Especially when the game is cheap, and the effort required to piracy more the threats of viruses make buy a better option.

But, I think the best strategy is constant updates. Because as long as a new pirated version does not emerge, all pirates are "hot leads" - customers on the list very interested in the product. And so, piracy works as marketing for free.


  • Posts: 1617
But, I think the best strategy is constant updates.
Agreed, and i think most of the time the person getting the software for free  wasnt going to buy your software anyway.  i had a friend of my co developer on a game use  a patcher on android to get the in app lives for free and play our game.. so i got some ad revenue... i doubt they would have bought lives anyway.. im not mad..


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  • Posts: 329
But, I think the best strategy is constant updates. Because as long as a new pirated version does not emerge, all pirates are "hot leads" - customers on the list very interested in the product. And so, piracy works as marketing for free.

As far as mobile goes (and I'm not qualified to speak about any other platform),  piracy on android is rampant, it's a ridiculously high number. On iOS it's a lot lower.

Frequent updating used to be considered a good approach, not only to combat piracy but also to keep visibility up. Ever since Apple changed the way the app store works to no longer show games you already have installed in feature slots, the constant update approach became less interesting.

On Android it might still be the best way to fight piracy, but considering that Android brings in less revenue than iOS, it seems like a lot of effort for little gains.


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A simple game that generates little profit is not worth the effort.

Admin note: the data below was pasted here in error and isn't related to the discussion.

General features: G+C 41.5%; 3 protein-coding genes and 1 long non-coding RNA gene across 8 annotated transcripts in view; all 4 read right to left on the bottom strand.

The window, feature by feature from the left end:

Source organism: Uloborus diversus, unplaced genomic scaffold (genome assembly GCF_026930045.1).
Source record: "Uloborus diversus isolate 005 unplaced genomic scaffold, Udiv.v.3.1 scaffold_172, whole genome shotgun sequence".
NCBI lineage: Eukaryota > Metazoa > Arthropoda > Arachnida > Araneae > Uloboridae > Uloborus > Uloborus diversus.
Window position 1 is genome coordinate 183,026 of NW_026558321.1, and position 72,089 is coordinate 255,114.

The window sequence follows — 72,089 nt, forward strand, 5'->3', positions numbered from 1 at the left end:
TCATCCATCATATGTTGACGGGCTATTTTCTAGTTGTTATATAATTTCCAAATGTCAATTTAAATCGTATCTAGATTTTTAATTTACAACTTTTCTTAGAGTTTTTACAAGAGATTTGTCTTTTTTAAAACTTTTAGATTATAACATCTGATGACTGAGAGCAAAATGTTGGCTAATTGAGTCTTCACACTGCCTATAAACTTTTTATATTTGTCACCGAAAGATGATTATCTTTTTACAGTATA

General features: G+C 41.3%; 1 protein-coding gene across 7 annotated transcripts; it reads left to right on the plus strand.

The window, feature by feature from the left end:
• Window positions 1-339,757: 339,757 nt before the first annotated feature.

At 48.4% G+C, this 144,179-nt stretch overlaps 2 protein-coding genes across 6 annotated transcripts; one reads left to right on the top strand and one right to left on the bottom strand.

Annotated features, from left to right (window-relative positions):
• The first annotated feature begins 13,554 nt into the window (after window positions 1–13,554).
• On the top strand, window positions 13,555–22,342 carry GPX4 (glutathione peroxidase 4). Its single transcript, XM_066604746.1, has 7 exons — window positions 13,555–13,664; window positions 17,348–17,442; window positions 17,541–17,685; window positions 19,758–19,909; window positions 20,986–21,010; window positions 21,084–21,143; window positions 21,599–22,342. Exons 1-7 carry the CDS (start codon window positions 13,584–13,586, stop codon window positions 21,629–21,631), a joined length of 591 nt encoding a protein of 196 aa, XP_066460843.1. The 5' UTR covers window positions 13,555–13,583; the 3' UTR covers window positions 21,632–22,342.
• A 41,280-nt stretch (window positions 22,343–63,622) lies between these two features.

But, a bigger game, it's can worth doing something. Because, small changes, can represent great results.

I would do it:

1- Put the free version at the store for download.

2- And the paid version, complete, extended, etc., would sell with other purchase system, like games free-to-play to purchase items (because this is model that works better).

To buy, the player will need registers name and email, and this data goes to the server. Then when the game is load, if you do not enter a name and email, or this is not stored in localstorage, the game works only in the free version, that does not even save the player's progress.

And, if the players uses duplicate email, the account is blocked, and an email is sent to him change the password.

Is it possible to cheat it?

Certainly. But, the pirates will have to practically create another game in each new update. And if they do not make money from it, they will not have time for it.
And even if they do, until the new version comes, this will be the time to acquire new players.

In addition, it is possible to do as those games that, with each new update, players are required to upgrade to continue playing.

It is possible also that, for the game to display the end, for example, you need to make a request of a variable to the server. Otherwise, the game displays a fake finale.

It's not hard to do things like that. The problem is just if this worth it.

Because, if the game is not good enough, any extra work required to player, your game is abandoned.

And to know if it's worth it, you need to test it in each context. Because opinion each one has his own.